Community, A Memoir

Cover of the memoir, Community: Journal of Power Politics and Democracy in Hell's Kitchen (New York City), by Mary Clark, with photograph of Ninth Avenue

My memoir , Community, will be available soon.

As an arts coordinator at a midtown church in Manhattan’s Hell’s Kitchen neighborhood, I began a fifteen-year journey through New York City politics. From the volatile streets to the halls of power, I experienced the triumphs and defeats of the Hell’s Kitchen community as it fought “development fever.” My actions fed into the successes and failures of my community work, as this memoir describes in a nod to Rousseau’s The Confessions.

The AIDS epidemic was at its height. Homeless families were placed in midtown hotels, which resembled refugee camps. Crime associated with the illegal drug trade threatened one of the oldest communities in the city. Meanwhile, ambitious politicians vied for dominance behind the scenes. I had a grassroots view of the fall of Ed Koch, a working relationship with David Dinkins, conflicts with Ruth Messinger, and the rise of Rudolph Giuliani.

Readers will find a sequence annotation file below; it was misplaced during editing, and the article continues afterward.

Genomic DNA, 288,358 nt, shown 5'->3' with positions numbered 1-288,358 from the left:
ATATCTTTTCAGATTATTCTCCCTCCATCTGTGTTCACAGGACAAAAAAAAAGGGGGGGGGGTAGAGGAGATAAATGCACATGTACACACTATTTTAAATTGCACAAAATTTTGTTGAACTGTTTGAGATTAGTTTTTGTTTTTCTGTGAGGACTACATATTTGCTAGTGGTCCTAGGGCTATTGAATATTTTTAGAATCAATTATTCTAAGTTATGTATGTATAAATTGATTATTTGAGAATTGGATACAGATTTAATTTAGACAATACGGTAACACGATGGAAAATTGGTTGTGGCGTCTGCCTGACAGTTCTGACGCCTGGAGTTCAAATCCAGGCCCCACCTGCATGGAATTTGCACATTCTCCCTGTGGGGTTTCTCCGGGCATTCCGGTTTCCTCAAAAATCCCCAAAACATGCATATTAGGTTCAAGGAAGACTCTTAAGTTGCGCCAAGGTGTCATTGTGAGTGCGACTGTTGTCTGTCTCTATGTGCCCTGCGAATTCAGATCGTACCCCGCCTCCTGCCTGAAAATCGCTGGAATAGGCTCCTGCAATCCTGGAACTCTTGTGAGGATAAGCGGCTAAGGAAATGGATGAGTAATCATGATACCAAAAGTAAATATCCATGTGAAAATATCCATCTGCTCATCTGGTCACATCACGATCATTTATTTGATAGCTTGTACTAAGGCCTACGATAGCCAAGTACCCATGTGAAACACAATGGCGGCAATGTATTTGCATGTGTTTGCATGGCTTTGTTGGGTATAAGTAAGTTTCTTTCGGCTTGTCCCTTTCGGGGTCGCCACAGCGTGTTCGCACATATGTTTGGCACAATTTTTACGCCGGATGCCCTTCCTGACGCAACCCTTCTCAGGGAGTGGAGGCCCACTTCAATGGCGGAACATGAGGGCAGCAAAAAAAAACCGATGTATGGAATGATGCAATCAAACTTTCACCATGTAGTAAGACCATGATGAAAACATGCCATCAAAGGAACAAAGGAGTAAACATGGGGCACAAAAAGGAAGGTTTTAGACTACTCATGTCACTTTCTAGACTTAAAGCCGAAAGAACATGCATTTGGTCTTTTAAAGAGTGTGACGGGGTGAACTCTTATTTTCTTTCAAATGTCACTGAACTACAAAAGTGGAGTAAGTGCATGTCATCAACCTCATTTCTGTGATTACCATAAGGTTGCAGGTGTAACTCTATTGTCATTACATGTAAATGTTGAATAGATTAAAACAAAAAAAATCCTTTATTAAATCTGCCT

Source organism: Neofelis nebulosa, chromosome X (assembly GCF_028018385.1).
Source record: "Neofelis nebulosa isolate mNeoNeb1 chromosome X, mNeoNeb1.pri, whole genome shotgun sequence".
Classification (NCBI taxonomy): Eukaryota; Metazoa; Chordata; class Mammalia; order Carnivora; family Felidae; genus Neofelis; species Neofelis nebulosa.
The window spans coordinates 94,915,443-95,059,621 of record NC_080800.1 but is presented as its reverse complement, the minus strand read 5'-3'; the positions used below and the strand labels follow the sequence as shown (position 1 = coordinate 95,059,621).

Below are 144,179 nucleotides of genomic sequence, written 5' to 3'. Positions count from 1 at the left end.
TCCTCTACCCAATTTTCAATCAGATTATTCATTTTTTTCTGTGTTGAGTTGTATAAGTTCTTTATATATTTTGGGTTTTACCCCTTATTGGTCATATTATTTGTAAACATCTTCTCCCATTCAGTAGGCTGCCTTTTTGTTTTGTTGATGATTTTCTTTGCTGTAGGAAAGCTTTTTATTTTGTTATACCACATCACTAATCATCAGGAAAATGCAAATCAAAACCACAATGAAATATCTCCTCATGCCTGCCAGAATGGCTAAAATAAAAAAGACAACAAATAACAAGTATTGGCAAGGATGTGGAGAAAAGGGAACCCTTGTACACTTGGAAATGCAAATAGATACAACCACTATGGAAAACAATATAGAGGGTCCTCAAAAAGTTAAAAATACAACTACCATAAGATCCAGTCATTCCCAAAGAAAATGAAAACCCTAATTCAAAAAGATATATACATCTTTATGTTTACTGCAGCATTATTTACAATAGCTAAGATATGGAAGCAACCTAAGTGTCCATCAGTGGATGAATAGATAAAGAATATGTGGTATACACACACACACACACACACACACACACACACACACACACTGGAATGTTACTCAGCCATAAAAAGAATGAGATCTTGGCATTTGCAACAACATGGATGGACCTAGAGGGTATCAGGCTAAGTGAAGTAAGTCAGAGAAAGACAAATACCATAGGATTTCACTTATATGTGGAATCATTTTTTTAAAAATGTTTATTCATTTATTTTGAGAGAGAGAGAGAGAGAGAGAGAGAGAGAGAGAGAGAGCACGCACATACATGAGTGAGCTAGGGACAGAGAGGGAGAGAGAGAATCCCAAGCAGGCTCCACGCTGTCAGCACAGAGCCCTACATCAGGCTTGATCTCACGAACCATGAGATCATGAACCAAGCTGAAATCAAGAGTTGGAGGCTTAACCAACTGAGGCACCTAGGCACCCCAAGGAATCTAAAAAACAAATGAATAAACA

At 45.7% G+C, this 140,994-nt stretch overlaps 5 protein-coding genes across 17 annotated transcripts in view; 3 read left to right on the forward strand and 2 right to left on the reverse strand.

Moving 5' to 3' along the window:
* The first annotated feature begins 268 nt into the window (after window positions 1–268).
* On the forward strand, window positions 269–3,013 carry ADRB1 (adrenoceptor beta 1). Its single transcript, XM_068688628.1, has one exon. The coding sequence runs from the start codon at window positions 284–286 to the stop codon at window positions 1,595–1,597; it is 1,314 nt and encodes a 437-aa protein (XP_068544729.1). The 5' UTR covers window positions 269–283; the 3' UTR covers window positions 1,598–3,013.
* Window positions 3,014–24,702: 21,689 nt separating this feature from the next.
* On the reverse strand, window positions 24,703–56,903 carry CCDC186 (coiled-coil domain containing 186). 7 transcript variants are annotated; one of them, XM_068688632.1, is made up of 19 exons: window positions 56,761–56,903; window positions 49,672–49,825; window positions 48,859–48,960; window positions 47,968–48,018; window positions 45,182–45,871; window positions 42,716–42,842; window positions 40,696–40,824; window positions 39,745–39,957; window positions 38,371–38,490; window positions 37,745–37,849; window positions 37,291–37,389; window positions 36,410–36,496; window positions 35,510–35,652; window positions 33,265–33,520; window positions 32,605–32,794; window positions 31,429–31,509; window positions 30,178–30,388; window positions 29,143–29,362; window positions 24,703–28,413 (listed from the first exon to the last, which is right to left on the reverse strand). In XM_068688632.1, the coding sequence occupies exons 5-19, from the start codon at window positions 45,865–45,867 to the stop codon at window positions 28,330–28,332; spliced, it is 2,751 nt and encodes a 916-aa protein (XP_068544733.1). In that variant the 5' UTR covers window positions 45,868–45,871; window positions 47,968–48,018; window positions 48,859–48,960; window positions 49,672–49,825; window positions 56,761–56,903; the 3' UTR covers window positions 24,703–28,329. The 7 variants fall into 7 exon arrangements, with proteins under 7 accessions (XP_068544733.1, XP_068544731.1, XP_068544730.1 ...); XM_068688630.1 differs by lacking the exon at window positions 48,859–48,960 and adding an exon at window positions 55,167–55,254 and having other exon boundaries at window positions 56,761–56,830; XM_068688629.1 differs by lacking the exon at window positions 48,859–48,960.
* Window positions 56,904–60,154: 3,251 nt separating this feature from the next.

Three years into my years as a community activist, I met James R. McManus, Democratic district leader and head of the last Tammany Hall club in New York City. In a twist of irony, this “radical liberal” found with the McManus Club the opportunity to have the most productive time of my life.

There is a fire in Hell’s Kitchen, and you are invited to sit by its light and hear in its flames the prayer, the song, a cautionary tale, and an echo of love and rage.

Community takes place in the 1980s and 1990s in New York City, with its “war on drugs” and mega-developers. The story begins with Mayor Ed Koch’s last term and goes up to Rudy Giuliani’s second term, with cameo appearances by Bella Abzug, Jerry Nadler, and Donald Trump.

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